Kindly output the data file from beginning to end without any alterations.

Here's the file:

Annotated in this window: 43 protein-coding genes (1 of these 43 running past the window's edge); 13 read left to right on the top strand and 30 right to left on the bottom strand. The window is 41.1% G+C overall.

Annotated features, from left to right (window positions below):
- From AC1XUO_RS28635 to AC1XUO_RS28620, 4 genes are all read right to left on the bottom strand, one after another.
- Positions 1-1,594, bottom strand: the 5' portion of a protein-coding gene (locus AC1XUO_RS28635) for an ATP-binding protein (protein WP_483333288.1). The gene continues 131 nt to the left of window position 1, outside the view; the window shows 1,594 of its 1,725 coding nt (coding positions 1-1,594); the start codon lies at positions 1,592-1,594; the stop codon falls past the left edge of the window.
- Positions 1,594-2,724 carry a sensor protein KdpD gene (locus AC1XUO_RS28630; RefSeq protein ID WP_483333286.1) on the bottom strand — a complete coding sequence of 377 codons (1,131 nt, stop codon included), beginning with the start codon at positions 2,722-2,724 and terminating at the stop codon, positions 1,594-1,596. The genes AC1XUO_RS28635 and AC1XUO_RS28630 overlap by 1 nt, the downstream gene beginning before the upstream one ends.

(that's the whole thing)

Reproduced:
Annotated in this window: 43 protein-coding genes (1 of these 43 running past the window's edge); 13 read left to right on the top strand and 30 right to left on the bottom strand. The window is 41.1% G+C overall.

Annotated features, from left to right (window positions below):
- From AC1XUO_RS28635 to AC1XUO_RS28620, 4 genes are all read right to left on the bottom strand, one after another.
- Positions 1-1,594, bottom strand: the 5' portion of a protein-coding gene (locus AC1XUO_RS28635) for an ATP-binding protein (protein WP_483333288.1). The gene continues 131 nt to the left of window position 1, outside the view; the window shows 1,594 of its 1,725 coding nt (coding positions 1-1,594); the start codon lies at positions 1,592-1,594; the stop codon falls past the left edge of the window.
- Positions 1,594-2,724 carry a sensor protein KdpD gene (locus AC1XUO_RS28630; RefSeq protein ID WP_483333286.1) on the bottom strand — a complete coding sequence of 377 codons (1,131 nt, stop codon included), beginning with the start codon at positions 2,722-2,724 and terminating at the stop codon, positions 1,594-1,596. The genes AC1XUO_RS28635 and AC1XUO_RS28630 overlap by 1 nt, the downstream gene beginning before the upstream one ends.